In 1878 the master met the entrepreneur Eusebi Güell, who noticed young assistant of the architect and immediately involved him in completing some commissions. Since that time Güell became Gaudi’s patron for many years.
In 1887 – 1893 Antoni Gaudi erected The Episcopal Palace of Astorga. That large cross-planned Neogothic building was the most austere in the author’s heritage, similar to medieval fortresses. Other works – the Colegi de les Teresianes (1888 – 1890), the Casa Botines in Leon (1891 – 1894), the Franciscana Catholic Missions for the city of Tangier (1892 – 1893), hunting lodge and wine cellars for Güell in Garraf (1895-1900). The latter two witness Gaudi’s eventual retreat from imitating any historical styles.
Santa Coloma de Cervelló, near 20 kilometers away from Barcelona, Eusebi Güell decided to establish a workers’ colony. Naturally, a new settlement couldn’t exist without church, so it was decided to build a big parish church. Antoni chose a not very high mountain overgrown with pine trees for it and immediately started elaborating an original design. It wasn’t realized, except for the crypt, finished between 1903 and 1916. The poetics of the spatial construction was brought to the maximum, almost ecstatic tension, incarnated in various solitary finds.
Working over Park Güell, the architect visited the building area every day, and since 1906 even moved to the Park to control the whole process. Once Gaudi even said that if Don Güell paid him according to the performance rate, he’d have to give him half of the Park. Actually, Antoni wasn’t interested in anything except for work and didn’t care about payment a lot. When he run out of money for the needed purchases he simply asked the administrator of Don Güell.
Casa Milà (1906 – 1910) was the last completed piece of Gaudi – one the finest from the aesthetical point of view dwellings of Art Nouveau epoch.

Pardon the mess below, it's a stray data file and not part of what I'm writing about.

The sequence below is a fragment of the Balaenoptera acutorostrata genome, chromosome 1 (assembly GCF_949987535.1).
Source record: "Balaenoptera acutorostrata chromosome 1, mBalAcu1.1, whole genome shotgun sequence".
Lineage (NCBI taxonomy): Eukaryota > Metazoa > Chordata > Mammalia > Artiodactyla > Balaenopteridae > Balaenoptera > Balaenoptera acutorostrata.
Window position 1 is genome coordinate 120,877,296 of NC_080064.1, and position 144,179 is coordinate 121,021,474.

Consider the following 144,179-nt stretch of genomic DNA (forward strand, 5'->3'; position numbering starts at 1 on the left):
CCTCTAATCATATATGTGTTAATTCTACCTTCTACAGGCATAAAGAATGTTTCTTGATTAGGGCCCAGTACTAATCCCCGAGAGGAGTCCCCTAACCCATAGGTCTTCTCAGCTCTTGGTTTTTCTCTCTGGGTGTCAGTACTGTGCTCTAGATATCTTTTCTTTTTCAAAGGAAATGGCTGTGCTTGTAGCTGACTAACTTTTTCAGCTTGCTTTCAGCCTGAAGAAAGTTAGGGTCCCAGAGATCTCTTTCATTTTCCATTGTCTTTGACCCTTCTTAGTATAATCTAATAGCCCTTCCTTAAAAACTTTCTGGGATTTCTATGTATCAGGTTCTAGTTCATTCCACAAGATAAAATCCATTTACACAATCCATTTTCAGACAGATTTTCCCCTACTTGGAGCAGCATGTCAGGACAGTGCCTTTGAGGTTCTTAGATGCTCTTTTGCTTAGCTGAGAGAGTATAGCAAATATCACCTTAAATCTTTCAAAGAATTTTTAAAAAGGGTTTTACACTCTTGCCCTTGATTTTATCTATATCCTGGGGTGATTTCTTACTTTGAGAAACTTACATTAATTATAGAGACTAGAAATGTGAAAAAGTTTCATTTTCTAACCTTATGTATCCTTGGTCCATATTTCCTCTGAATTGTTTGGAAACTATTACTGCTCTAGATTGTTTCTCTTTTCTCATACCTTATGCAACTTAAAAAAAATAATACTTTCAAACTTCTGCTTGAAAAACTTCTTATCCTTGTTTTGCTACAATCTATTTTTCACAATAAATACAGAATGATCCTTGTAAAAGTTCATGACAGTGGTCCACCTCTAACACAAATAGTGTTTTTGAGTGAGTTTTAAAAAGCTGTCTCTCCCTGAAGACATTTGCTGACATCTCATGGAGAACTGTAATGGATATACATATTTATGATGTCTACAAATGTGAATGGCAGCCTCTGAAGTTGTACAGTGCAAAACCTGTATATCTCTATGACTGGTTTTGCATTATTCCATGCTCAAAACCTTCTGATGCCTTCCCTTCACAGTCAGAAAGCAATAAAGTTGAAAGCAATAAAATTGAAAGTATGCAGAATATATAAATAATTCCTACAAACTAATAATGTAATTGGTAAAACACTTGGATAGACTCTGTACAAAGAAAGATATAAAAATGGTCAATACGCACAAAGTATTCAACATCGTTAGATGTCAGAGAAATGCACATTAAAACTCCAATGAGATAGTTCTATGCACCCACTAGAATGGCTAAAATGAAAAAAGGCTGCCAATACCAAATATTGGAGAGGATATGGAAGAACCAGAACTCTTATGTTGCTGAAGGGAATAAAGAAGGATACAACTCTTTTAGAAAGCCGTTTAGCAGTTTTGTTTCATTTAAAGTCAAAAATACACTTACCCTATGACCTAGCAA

Contemporaries, who had no other sample to compare, sarcastically called the building for its definite extravagance La Pedrera – “The Quarry”. Its appearance resembles something rocky. Since the beginning of its erecting, they tried to find the architect’s source of inspiration – in steeps near Gaudi’s native Reus, mountains of Sant Feliu de Codines and rocks of Sant Pere on the North of Mallorca. Appeared on the Passeig de Gràcia, Casa Milà naturally evoked Barcelonans’ interest and was surrounded with countless anecdotes an caricatures. It’s important to notice that irrationality of the structure is merely superficial and, like it was typical for Gaudi’s architecture the building absolutely rational. Gaudi brought in an innovation, as the dimensions of the building were taken directly from the model.
Antonio Gaudi’s greatest achievement was that he managed to segregate from the natural surrounding such forms that previous generations of architects had been ignoring. He paid special attention to hyperbolic paraboloids and theircrossover – hyperboloids and helicoids. The master chose exactly that special forms as the frame-base of his form-modeling. He couldn’t use them in pure abstract state, so, absorbing natural geometric principle, masked it with natural décor. This “simple” replicating nature, “unsophisticated” inheritance became a true architectural revolution, made by one person, without manifests and mottos.